Harvard student says he faces deportation from U.S.
An undocumented Harvard University student is facing deportation to Mexico after being detained by immigration authorities at a Texas airport, the student said Friday.
Eric Balderas, 19, who just completed his first year at Harvard, said he was detained Monday by immigration authorities when he tried to board a plane from his hometown of San Antonio to Boston using a consulate card from Mexico and his student ID.
“I’d made it through before so I thought this time wouldn’t be any different,” Balderas said Friday in a phone interview with The Associated Press. “But once ICE picked me up I really didn’t know what to think and I was starting to break down.”
Balderas, who previously had used a Mexican passport to board planes but recently lost it, said he became despondent and thought he was being deported to Mexico immediately, only to be released the next day. He said he has a scheduled July 6 immigration hearing.
“All I can think about was my family,” said Balderas, who doesn’t remember living in Mexico.
A U.S. Immigration and Customs Enforcement spokesman, Mark Medvesky, confirmed that Balderas was released and said his hearing will likely be in Boston.
Harvard officials immediately threw support behind Balderas.
“Eric Balderas has already demonstrated the discipline and work ethic required for rigorous university work, and has, like so many of our undergraduates, expressed an interest in making a difference in the world,” said Christine Heenan, Harvard’s vice president of public affairs and communications.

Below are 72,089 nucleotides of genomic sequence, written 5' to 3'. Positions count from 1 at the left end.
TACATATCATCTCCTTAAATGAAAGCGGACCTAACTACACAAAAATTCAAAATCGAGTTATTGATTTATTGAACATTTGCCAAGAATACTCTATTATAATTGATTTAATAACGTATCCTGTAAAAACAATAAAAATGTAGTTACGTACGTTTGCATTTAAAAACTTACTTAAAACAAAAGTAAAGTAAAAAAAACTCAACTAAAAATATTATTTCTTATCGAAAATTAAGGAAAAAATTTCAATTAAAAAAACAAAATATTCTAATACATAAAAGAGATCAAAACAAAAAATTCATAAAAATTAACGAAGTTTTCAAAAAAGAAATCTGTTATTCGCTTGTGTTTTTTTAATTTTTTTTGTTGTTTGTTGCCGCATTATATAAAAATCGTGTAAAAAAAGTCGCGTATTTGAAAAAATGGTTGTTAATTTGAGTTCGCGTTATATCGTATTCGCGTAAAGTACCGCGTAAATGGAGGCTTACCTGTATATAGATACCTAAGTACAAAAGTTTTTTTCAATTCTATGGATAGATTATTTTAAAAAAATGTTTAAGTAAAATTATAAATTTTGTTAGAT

The case also sparked a buzz on social media sites and among student immigrant activists who see the Balderas situation as the ideal test case to push the proposed DREAM act — a federal bill that would allow illegal immigrants a pathway to citizenship via college enrollment or military service.
Mario Rodas, who was an undocumented student in Chelsea, a small city near Boston, until Sen. John Kerry and the late Sen. Edward Kennedy came to his aid, launched a Facebook page Friday highlighting the Balderas case. “He’s an excellent student and an example of someone this country needs,” said Rodas.
The page said that Balderas was brought to the U.S. from Mexico by his family at age 4 to escape a domestic violence situation.
A feature in the San Antonio Express-News last year said the graduate of Highlands High School in San Antonio was accepted into several small liberal arts colleges but chose to attend Harvard, where he has a full scholarship.
Balderas said he is studying molecular and cellular biology at Harvard and hopes to become a cancer researcher. He said he qualified for Harvard’s privately-funded scholarship package.
“I’m a private person so this is a change for me,” he said.
In March, Balderas was one of hundreds of undocumented students to publicly announce his immigration status during a nationally organized “coming out” day for illegal immigrants.
Balderas also has been an active member of student immigrant groups around Boston that have staged protests and sit-ins in an effort to get Sen. Scott Brown to support the DREAM Act.
Brown has not said whether he supports the proposal, also called the Development, Relief and Education for Alien Minors Act. The bill is sponsored by Indiana Republican Sen. Richard Lugar and Democratic Sen. Dick Durbin, of Illinois.
In April, Lugar and Durbin sent a letter to Homeland Security Secretary Janet Napolitano, asking her to halt deportations of immigrant students who could earn legal status under the act.
A number of college presidents have supported the legislation, including Harvard President Drew Faust, who sent a letter to Kerry and Kennedy urging them to pass it.
Kyle de Beausset, a Boston-based student activist and a friend of Balderas, said student activists are ready to rally behind him.